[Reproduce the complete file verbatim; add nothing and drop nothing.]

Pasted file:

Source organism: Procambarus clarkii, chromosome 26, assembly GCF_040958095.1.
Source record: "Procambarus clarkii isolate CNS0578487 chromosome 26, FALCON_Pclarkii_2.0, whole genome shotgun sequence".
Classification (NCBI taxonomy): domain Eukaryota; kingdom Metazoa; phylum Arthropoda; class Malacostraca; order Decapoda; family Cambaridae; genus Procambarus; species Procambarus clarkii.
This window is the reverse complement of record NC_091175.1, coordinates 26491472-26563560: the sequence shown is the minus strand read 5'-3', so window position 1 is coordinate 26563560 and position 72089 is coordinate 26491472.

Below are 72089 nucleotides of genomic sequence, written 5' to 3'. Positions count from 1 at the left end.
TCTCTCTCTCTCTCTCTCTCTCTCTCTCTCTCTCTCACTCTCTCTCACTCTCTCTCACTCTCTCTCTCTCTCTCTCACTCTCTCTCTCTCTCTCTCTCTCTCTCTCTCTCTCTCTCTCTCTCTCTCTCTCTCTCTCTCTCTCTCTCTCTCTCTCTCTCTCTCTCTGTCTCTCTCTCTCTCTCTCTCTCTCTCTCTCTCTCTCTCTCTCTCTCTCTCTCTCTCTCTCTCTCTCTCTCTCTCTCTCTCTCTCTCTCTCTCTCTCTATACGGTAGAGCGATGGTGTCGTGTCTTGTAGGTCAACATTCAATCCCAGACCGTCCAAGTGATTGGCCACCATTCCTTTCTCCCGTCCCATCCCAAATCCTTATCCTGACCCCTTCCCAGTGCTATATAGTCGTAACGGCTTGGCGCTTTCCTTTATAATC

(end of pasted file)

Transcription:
Source organism: Procambarus clarkii, chromosome 26, assembly GCF_040958095.1.
Source record: "Procambarus clarkii isolate CNS0578487 chromosome 26, FALCON_Pclarkii_2.0, whole genome shotgun sequence".
Classification (NCBI taxonomy): domain Eukaryota; kingdom Metazoa; phylum Arthropoda; class Malacostraca; order Decapoda; family Cambaridae; genus Procambarus; species Procambarus clarkii.
This window is the reverse complement of record NC_091175.1, coordinates 26491472-26563560: the sequence shown is the minus strand read 5'-3', so window position 1 is coordinate 26563560 and position 72089 is coordinate 26491472.

Below are 72089 nucleotides of genomic sequence, written 5' to 3'. Positions count from 1 at the left end.
TCTCTCTCTCTCTCTCTCTCTCTCTCTCTCTCTCTCACTCTCTCTCACTCTCTCTCACTCTCTCTCTCTCTCTCTCACTCTCTCTCTCTCTCTCTCTCTCTCTCTCTCTCTCTCTCTCTCTCTCTCTCTCTCTCTCTCTCTCTCTCTCTCTCTCTCTCTCTCTCTGTCTCTCTCTCTCTCTCTCTCTCTCTCTCTCTCTCTCTCTCTCTCTCTCTCTCTCTCTCTCTCTCTCTCTCTCTCTCTCTCTCTCTCTCTCTCTCTCTATACGGTAGAGCGATGGTGTCGTGTCTTGTAGGTCAACATTCAATCCCAGACCGTCCAAGTGATTGGCCACCATTCCTTTCTCCCGTCCCATCCCAAATCCTTATCCTGACCCCTTCCCAGTGCTATATAGTCGTAACGGCTTGGCGCTTTCCTTTATAATC